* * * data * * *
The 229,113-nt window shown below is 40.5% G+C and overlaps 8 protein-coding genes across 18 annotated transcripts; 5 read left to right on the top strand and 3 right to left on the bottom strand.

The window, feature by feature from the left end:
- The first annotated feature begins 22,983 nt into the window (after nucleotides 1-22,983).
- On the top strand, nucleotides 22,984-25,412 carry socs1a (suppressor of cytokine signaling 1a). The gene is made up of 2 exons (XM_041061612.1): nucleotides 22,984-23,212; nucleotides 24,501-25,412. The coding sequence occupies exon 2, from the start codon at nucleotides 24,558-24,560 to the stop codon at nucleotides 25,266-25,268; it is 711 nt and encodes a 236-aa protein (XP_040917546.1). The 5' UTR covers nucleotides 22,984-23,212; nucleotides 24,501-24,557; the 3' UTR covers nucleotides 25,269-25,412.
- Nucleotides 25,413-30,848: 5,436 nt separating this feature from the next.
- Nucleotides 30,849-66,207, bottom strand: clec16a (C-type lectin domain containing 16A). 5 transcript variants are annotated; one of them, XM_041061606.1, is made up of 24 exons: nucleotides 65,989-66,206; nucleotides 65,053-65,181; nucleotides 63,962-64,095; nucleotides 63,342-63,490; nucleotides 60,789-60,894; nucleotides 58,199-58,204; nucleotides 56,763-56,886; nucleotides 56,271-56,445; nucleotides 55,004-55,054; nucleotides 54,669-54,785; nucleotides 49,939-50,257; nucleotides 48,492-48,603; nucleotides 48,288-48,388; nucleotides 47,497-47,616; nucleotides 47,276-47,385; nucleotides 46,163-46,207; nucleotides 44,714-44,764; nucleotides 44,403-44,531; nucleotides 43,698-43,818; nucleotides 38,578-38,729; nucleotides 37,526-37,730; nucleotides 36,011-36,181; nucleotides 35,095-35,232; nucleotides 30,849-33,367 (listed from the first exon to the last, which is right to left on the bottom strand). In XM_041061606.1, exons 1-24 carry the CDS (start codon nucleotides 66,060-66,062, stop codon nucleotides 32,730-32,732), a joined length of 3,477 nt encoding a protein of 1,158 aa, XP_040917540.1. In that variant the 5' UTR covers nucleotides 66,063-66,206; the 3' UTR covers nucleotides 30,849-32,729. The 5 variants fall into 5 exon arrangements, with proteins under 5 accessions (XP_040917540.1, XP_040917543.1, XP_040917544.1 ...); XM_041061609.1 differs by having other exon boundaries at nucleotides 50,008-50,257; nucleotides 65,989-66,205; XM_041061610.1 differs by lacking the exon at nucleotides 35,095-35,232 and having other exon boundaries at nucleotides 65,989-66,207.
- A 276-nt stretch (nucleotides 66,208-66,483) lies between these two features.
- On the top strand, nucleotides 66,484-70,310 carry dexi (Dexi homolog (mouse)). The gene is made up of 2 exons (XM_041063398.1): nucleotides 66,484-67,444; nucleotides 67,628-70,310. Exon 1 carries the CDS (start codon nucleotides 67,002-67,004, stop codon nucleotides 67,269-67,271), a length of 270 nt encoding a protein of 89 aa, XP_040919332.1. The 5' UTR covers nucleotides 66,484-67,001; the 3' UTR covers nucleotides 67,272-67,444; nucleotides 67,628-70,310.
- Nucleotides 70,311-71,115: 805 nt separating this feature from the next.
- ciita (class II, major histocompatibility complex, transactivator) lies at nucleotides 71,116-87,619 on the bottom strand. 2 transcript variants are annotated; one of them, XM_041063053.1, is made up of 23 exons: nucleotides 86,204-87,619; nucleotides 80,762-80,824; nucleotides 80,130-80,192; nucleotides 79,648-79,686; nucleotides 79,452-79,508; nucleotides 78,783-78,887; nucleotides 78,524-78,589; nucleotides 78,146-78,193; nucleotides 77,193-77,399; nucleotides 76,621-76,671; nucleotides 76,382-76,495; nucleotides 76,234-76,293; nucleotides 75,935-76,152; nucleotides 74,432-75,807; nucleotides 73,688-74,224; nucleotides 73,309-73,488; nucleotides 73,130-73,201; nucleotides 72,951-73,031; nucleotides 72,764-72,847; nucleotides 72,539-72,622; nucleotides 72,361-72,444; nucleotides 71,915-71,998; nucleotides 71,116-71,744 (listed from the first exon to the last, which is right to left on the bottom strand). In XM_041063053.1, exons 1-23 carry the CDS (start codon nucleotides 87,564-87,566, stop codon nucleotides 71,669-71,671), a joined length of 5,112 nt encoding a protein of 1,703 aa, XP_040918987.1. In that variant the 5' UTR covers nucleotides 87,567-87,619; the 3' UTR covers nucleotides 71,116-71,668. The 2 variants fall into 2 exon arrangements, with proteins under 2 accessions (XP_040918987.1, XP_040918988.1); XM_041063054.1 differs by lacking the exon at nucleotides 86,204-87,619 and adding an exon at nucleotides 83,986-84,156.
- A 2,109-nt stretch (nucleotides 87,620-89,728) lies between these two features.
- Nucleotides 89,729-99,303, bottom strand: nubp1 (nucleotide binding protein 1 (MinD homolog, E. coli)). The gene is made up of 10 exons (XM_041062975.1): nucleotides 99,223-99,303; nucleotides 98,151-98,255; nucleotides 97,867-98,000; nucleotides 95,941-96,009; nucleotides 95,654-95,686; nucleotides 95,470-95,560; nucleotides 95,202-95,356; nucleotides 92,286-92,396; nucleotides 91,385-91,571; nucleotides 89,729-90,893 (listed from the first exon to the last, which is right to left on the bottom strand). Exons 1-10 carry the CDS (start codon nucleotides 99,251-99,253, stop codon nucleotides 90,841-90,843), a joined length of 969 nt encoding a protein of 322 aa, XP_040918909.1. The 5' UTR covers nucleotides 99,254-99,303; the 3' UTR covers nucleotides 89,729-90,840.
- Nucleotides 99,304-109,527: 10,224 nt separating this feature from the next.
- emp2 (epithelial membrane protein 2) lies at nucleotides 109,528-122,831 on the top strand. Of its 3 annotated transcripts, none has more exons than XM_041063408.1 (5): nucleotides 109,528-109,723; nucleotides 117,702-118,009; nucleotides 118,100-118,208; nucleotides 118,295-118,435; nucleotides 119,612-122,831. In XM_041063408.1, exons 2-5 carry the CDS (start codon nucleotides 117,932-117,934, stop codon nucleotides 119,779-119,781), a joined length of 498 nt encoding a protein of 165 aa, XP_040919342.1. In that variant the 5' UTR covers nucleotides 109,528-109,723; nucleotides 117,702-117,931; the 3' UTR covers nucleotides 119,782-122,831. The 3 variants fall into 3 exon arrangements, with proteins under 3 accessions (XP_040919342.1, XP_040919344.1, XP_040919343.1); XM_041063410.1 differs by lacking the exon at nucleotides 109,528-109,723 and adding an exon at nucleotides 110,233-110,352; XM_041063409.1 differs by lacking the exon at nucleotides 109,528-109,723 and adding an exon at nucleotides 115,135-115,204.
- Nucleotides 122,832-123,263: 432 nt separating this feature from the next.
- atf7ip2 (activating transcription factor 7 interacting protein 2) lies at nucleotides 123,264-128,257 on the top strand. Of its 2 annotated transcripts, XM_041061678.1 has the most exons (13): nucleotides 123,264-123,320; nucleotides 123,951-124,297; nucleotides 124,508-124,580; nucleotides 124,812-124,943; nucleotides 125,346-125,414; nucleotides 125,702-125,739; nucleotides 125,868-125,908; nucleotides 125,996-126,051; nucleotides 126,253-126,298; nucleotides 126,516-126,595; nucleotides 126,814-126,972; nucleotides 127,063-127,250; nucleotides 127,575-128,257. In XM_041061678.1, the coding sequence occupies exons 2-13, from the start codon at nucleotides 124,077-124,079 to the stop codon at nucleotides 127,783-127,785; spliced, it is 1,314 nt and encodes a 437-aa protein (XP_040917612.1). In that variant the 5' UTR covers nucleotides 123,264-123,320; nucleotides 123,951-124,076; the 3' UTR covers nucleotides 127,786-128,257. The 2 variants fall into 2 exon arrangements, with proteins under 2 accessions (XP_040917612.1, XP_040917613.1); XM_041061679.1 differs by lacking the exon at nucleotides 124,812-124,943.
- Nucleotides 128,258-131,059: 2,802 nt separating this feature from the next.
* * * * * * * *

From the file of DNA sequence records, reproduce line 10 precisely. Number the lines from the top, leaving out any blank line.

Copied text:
- ciita (class II, major histocompatibility complex, transactivator) lies at nucleotides 71,116-87,619 on the bottom strand. 2 transcript variants are annotated; one of them, XM_041063053.1, is made up of 23 exons: nucleotides 86,204-87,619; nucleotides 80,762-80,824; nucleotides 80,130-80,192; nucleotides 79,648-79,686; nucleotides 79,452-79,508; nucleotides 78,783-78,887; nucleotides 78,524-78,589; nucleotides 78,146-78,193; nucleotides 77,193-77,399; nucleotides 76,621-76,671; nucleotides 76,382-76,495; nucleotides 76,234-76,293; nucleotides 75,935-76,152; nucleotides 74,432-75,807; nucleotides 73,688-74,224; nucleotides 73,309-73,488; nucleotides 73,130-73,201; nucleotides 72,951-73,031; nucleotides 72,764-72,847; nucleotides 72,539-72,622; nucleotides 72,361-72,444; nucleotides 71,915-71,998; nucleotides 71,116-71,744 (listed from the first exon to the last, which is right to left on the bottom strand). In XM_041063053.1, exons 1-23 carry the CDS (start codon nucleotides 87,564-87,566, stop codon nucleotides 71,669-71,671), a joined length of 5,112 nt encoding a protein of 1,703 aa, XP_040918987.1. In that variant the 5' UTR covers nucleotides 87,567-87,619; the 3' UTR covers nucleotides 71,116-71,668. The 2 variants fall into 2 exon arrangements, with proteins under 2 accessions (XP_040918987.1, XP_040918988.1); XM_041063054.1 differs by lacking the exon at nucleotides 86,204-87,619 and adding an exon at nucleotides 83,986-84,156.